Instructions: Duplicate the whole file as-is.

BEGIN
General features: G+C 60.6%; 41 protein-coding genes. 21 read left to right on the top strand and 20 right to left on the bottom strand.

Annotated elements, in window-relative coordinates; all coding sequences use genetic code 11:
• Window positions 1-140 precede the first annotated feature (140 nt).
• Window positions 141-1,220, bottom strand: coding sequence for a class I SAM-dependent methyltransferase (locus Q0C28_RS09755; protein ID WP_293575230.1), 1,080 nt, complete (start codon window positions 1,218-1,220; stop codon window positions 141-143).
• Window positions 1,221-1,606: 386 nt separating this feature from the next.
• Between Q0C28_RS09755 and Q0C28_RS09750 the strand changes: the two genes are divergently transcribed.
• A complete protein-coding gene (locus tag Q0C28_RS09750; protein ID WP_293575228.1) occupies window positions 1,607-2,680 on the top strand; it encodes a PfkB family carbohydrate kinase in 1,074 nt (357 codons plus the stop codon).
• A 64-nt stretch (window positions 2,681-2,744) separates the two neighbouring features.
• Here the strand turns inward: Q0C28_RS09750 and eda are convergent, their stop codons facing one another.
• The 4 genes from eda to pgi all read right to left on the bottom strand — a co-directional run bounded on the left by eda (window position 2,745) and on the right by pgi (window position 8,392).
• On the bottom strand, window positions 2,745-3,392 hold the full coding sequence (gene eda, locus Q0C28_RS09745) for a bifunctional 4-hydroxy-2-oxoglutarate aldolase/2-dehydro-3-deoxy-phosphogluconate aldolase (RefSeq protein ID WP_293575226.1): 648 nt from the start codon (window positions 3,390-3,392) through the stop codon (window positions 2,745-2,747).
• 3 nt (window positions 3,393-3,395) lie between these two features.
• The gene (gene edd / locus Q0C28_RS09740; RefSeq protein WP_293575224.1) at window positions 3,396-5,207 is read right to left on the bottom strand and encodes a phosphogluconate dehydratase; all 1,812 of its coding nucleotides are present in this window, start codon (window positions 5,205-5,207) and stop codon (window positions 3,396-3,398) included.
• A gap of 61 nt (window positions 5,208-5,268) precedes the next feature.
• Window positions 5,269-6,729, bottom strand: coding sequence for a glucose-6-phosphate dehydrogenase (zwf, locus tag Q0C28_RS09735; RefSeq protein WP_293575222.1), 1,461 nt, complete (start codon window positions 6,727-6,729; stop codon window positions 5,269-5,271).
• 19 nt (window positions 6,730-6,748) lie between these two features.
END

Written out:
General features: G+C 60.6%; 41 protein-coding genes. 21 read left to right on the top strand and 20 right to left on the bottom strand.

Annotated elements, in window-relative coordinates; all coding sequences use genetic code 11:
• Window positions 1-140 precede the first annotated feature (140 nt).
• Window positions 141-1,220, bottom strand: coding sequence for a class I SAM-dependent methyltransferase (locus Q0C28_RS09755; protein ID WP_293575230.1), 1,080 nt, complete (start codon window positions 1,218-1,220; stop codon window positions 141-143).
• Window positions 1,221-1,606: 386 nt separating this feature from the next.
• Between Q0C28_RS09755 and Q0C28_RS09750 the strand changes: the two genes are divergently transcribed.
• A complete protein-coding gene (locus tag Q0C28_RS09750; protein ID WP_293575228.1) occupies window positions 1,607-2,680 on the top strand; it encodes a PfkB family carbohydrate kinase in 1,074 nt (357 codons plus the stop codon).
• A 64-nt stretch (window positions 2,681-2,744) separates the two neighbouring features.
• Here the strand turns inward: Q0C28_RS09750 and eda are convergent, their stop codons facing one another.
• The 4 genes from eda to pgi all read right to left on the bottom strand — a co-directional run bounded on the left by eda (window position 2,745) and on the right by pgi (window position 8,392).
• On the bottom strand, window positions 2,745-3,392 hold the full coding sequence (gene eda, locus Q0C28_RS09745) for a bifunctional 4-hydroxy-2-oxoglutarate aldolase/2-dehydro-3-deoxy-phosphogluconate aldolase (RefSeq protein ID WP_293575226.1): 648 nt from the start codon (window positions 3,390-3,392) through the stop codon (window positions 2,745-2,747).
• 3 nt (window positions 3,393-3,395) lie between these two features.
• The gene (gene edd / locus Q0C28_RS09740; RefSeq protein WP_293575224.1) at window positions 3,396-5,207 is read right to left on the bottom strand and encodes a phosphogluconate dehydratase; all 1,812 of its coding nucleotides are present in this window, start codon (window positions 5,205-5,207) and stop codon (window positions 3,396-3,398) included.
• A gap of 61 nt (window positions 5,208-5,268) precedes the next feature.
• Window positions 5,269-6,729, bottom strand: coding sequence for a glucose-6-phosphate dehydrogenase (zwf, locus tag Q0C28_RS09735; RefSeq protein WP_293575222.1), 1,461 nt, complete (start codon window positions 6,727-6,729; stop codon window positions 5,269-5,271).
• 19 nt (window positions 6,730-6,748) lie between these two features.